Don Bauder 4 p.m., Oct. 16
DeMaio polygrapher declines to talk about questioned sole source SDPD deal
Washington-based McClatchy News Service investigated alleged favoritism in police lie detector contract awards to Indiana company as San Diego cops stayed mum
A long-time provider of lie detector services to the San Diego Police Department has declined to discuss a report by Washington. D.C.'s McClatchy News Service about his work for Lafayette Instrument Co. Inc., an Indiana company that, accusers assert, has benefited from widespread favoritism by police officials.
The San Diego polygrapher, Paul Redden, referred a reporter to Lafayette and refused to answer any other questions about his role with SDPD or its lie detector deal - said by McClatchy to be sole source - before abruptly terminating a call placed to him at his office this morning.
Redden is the lie detector operator who has produced a report exonerating Republican ex-city councilman Carl DeMaio of masturbation charges leveled by San Diego Democratic Assemblyman Ben Hueso.
In addition to Redden, an ex-San Diego police employee, the news service looked into various cases of alleged favoritism, including one involving Walt Goodson, a polygrapher for the Texas Department of Public Safety.
According to McCatchy:
After Texas investigators found his relationship with the polygraph manufacturer to be improper partly because of his involvement in a bid, Goodson agreed it looked bad, even describing some of the company’s arrangements as “kickbacks.”
“It’s the perception of the way everybody else sees it . . . ,” he told a Texas Department of Public Safety investigator in 2008. “It stinks.”
Public employees are supposed to avoid conflicts of interest such as Goodson’s because they could give a company an unfair advantage over competitors or create a greater expense for the public agency that’s buying a product.
Even so, Goodson is one of 14 current or former law enforcement officers across the country who’ve been described by Lafayette Instrument Co. Inc. as dealers over the last six years, McClatchy has found. The officers’ listed sales territories have covered 22 states.
Regarding Redden and his role with the controversial company, the McClatchy report said:
Retired San Diego Police Department polygrapher Paul Redden didn’t return McClatchy’s calls.
He’s been listed as a dealer since at least 2007 and last year was identified as a salesman in at least one of San Diego’s purchases from Lafayette.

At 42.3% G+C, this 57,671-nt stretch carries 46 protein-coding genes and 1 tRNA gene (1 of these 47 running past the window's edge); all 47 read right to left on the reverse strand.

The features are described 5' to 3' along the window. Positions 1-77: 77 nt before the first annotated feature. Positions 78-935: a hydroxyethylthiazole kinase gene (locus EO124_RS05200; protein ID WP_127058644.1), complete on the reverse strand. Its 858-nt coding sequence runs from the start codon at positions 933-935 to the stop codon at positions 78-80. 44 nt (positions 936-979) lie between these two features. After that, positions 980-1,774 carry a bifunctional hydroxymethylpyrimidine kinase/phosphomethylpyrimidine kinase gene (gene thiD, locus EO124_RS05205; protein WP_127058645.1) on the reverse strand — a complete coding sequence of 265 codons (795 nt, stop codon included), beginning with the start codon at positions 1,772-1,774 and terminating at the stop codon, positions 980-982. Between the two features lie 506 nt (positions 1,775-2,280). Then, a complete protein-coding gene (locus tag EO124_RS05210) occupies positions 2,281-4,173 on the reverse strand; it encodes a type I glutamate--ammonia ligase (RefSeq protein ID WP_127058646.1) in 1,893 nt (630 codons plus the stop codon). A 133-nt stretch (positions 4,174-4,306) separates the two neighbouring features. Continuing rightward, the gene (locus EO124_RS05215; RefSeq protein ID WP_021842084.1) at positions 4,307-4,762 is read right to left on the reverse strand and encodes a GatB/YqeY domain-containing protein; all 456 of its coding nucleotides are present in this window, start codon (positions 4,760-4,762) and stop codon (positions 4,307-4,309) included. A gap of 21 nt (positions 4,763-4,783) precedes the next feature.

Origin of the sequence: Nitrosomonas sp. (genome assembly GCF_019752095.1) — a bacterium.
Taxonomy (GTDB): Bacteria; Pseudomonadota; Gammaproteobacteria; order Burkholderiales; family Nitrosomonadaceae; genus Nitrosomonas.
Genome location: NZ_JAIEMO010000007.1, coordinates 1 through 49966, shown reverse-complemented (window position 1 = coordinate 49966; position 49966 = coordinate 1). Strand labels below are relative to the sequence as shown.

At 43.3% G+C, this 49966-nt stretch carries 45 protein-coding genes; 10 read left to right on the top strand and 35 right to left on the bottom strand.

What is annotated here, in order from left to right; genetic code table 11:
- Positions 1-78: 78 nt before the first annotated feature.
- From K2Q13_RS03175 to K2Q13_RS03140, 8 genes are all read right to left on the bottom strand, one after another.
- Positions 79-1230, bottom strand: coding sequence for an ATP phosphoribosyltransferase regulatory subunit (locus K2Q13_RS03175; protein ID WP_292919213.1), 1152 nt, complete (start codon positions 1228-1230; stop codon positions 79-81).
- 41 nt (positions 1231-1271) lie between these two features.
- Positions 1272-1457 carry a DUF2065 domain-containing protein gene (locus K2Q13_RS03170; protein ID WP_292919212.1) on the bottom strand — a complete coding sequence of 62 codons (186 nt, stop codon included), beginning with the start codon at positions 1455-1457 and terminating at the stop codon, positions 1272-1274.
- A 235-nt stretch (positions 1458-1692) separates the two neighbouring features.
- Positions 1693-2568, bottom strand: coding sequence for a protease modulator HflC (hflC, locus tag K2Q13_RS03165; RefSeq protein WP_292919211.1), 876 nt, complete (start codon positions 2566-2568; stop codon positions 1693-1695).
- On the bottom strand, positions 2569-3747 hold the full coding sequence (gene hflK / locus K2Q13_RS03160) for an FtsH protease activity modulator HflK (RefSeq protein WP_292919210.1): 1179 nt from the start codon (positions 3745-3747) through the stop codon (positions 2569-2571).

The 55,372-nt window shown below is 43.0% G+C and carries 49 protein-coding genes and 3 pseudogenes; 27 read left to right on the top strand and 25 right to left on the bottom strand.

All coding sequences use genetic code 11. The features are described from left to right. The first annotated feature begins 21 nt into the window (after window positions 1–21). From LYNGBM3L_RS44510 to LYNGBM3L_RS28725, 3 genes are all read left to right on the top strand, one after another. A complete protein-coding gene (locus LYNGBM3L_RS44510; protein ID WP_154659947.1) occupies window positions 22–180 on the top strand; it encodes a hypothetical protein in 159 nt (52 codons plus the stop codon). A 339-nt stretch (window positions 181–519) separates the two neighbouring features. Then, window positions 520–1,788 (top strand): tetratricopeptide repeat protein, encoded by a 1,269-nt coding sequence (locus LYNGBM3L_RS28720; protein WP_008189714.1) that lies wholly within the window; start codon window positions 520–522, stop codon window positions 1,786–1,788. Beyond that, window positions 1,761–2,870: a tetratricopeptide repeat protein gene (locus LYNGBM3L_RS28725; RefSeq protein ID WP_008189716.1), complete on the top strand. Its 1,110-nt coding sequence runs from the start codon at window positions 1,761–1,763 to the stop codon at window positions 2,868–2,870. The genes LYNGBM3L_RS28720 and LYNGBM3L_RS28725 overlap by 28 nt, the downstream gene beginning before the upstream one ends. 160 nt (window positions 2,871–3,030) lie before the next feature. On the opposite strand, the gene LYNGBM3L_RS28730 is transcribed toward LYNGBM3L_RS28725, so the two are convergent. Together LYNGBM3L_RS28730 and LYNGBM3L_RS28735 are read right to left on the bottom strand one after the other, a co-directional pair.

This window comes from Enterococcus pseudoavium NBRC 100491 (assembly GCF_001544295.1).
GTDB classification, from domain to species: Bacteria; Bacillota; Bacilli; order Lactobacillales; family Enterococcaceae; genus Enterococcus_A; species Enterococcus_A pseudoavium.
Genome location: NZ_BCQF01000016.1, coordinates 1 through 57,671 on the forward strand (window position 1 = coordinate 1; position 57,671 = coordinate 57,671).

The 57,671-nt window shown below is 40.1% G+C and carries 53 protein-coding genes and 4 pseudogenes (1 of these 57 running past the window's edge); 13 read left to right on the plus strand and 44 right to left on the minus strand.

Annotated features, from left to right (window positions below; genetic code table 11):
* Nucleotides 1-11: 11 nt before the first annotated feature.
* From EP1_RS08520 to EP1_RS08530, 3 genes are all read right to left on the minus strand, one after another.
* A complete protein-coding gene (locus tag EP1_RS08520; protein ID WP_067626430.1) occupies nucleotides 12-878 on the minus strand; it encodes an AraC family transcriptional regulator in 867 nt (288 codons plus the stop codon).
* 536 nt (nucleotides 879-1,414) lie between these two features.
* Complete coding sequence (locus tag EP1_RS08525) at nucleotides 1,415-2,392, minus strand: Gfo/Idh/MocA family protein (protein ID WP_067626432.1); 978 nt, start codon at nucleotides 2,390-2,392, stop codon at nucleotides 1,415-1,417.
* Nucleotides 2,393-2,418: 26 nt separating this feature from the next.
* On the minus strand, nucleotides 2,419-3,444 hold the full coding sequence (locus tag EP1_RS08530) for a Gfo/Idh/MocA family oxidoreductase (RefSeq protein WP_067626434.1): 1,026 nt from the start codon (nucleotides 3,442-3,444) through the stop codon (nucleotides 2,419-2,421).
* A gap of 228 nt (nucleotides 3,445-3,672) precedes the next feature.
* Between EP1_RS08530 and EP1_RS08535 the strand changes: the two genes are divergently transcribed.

The police department refused to answer questions about Redden, including when he’d worked there or whether he now works as a contractor.
San Diego has been buying Lafayette polygraphs at least since 2002, when it awarded a noncompetitive bid to the company, according to city records obtained under California’s open records laws.
The polygraph firm is also closely wired to the U.S. government's Mexico and border drug operations, McClatchy reported.
In 2010, the State Department awarded the company a noncompetitive bid worth almost $2.4 million for 318 machines to be used by Mexico for its U.S-funded anti-corruption efforts. Lafayette lists dealers who head international polygraph schools, including one in Mexico.
Such relationships raise questions about the profession’s ability to assess criticism of the polygraphs.
Lafayette manufactures the LX4000, which has been described as having a technical problem that can lead to inaccurate sweat measurements that may alter the outcome of a polygraph test, McClatchy has found. The problem can occur in other machines that use the same technology, but it hasn’t been thoroughly or independently studied.
Redden has handled several high profile police cases here, including that of Daniel Dana, accused of raping a prostitute in 2011.
According to a July 2011 report posted online by KFMB television news, Redden's examination found Dana to be truthful when he denied the charges against him.
As in DeMaio’s case, the information was selectively released to local media.
News 8 obtained the polygraph test results from the former officer's wife, Shauna Dana.
She broke her silence this week, telling News 8, "I know my husband did not do the things he is charged with. I am hoping people will see from the (polygraph) test results that he is innocent."
The tests were administered by Paul Redden, a retired San Diego police interrogator who testified in the David Westerfield trial.
According to a July 18, 2012 account in U-T San Diego, the lie detector results were used in plea negotiations with Republican District Attorney Bonnie Dumanis, resulting in downward revision of the charges against Dana, who was allowed to plead no contest to just one charge of engaging in a lewd public act.
GOP congressional candidate DeMaio, believed to be interested in jumping into the San Diego mayor's race, enjoys the quiet backing of many local law enforcement officials, including U.S. Attorney Laura Duffy, who contributed money to his 2012 mayoral bid against now ousted Democrat Bob Filner, as well as FBI and DEA brass here and in Washington.
He was a key mover in the trouble-plagued, behind the scenes city hall clearances for a palatial new FBI headquarters built and owned here by Las Vegas-based real estate developer Irwin Molasky, who developed the legendarily mobbed-up La Costa Resort with the late Vegas mobster Moe Dalitz.
More like this:
- D.A.'s bad money case out of sight in DeMaio race — Oct. 21, 2014
- National media pick up DeMaio story — Oct. 9, 2014
- Hueso, Emerald reconfirm statements on DeMaio behavior — Aug. 28, 2013
- Redden silent about financial relationship with polygraph maker — Aug. 28, 2013
- Shacknai case polygrapher a focus of news service investigation — May 28, 2013